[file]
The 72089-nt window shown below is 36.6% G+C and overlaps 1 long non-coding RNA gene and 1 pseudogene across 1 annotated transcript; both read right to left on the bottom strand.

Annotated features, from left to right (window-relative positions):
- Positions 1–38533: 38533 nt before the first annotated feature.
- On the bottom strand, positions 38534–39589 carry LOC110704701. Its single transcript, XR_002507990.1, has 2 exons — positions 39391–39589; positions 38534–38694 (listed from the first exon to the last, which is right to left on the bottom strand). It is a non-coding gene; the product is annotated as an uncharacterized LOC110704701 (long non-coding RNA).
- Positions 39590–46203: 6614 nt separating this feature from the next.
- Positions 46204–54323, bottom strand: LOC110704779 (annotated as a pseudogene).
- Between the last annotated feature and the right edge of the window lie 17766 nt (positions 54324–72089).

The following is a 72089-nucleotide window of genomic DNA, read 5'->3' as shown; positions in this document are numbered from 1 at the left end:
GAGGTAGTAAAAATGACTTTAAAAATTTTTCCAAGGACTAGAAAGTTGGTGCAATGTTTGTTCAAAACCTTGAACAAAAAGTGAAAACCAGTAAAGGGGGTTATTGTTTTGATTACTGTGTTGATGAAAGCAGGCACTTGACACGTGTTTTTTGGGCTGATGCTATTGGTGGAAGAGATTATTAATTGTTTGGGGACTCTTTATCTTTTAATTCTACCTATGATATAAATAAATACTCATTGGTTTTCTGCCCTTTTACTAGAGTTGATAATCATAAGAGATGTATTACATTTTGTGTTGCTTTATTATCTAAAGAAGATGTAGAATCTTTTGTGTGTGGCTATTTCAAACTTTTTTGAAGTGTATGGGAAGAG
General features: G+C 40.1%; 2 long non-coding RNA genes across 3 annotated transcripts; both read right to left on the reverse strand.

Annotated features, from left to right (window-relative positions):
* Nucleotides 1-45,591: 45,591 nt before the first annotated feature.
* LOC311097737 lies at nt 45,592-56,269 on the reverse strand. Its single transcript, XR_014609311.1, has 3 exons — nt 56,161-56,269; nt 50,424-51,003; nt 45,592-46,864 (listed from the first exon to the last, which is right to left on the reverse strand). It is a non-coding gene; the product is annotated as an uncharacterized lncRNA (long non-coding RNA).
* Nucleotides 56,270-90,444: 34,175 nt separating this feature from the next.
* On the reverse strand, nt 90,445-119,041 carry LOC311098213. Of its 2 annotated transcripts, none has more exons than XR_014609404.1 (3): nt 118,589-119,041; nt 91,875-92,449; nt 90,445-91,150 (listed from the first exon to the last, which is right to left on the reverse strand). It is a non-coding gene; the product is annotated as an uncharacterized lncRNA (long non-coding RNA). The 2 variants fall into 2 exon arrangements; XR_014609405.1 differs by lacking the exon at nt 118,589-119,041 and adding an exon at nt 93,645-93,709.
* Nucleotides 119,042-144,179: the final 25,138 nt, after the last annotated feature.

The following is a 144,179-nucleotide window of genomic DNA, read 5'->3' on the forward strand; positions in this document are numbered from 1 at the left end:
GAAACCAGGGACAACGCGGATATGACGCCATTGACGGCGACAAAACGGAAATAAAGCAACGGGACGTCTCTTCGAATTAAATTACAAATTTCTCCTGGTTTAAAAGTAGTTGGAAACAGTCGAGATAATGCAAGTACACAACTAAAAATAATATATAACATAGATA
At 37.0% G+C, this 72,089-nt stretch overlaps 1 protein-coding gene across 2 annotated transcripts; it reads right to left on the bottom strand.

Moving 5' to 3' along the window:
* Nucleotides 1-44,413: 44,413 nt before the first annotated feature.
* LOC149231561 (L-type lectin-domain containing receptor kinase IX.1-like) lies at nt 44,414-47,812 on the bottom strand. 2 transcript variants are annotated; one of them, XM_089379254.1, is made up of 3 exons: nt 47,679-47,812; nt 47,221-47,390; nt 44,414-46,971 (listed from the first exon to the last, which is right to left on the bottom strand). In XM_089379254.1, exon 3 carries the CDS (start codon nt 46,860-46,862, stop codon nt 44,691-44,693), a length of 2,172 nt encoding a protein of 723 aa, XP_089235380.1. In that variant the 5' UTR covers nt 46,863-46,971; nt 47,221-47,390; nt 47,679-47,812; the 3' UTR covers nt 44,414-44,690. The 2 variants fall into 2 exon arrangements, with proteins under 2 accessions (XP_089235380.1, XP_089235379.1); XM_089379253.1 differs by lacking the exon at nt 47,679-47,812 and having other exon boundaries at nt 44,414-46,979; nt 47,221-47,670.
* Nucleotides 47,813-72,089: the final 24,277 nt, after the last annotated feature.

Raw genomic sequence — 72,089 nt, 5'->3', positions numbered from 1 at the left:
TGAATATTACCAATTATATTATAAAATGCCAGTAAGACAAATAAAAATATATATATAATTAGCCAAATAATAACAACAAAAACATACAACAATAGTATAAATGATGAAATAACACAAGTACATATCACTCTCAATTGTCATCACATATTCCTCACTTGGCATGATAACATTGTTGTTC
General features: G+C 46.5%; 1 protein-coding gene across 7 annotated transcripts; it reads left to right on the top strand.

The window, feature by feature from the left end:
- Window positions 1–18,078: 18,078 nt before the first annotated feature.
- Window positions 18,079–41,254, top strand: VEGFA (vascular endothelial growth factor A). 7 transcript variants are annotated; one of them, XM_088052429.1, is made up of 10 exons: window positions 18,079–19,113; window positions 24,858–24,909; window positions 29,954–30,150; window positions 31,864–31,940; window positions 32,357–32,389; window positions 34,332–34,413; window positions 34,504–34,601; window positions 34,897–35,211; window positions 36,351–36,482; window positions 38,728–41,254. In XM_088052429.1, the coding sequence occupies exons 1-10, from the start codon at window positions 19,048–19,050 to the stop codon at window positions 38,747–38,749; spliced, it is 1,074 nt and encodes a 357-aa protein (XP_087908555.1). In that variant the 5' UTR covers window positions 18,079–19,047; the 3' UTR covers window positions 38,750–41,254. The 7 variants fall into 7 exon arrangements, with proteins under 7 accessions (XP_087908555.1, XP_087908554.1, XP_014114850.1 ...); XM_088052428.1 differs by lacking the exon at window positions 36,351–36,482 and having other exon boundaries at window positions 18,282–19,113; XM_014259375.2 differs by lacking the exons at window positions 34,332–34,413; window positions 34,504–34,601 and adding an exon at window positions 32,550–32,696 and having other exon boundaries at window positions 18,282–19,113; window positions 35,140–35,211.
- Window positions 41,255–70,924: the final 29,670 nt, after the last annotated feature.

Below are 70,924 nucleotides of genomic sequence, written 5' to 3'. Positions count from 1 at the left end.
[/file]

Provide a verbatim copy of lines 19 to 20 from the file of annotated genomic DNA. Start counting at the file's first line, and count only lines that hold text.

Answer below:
At 37.0% G+C, this 72,089-nt stretch overlaps 1 protein-coding gene across 2 annotated transcripts; it reads right to left on the bottom strand.

Moving 5' to 3' along the window: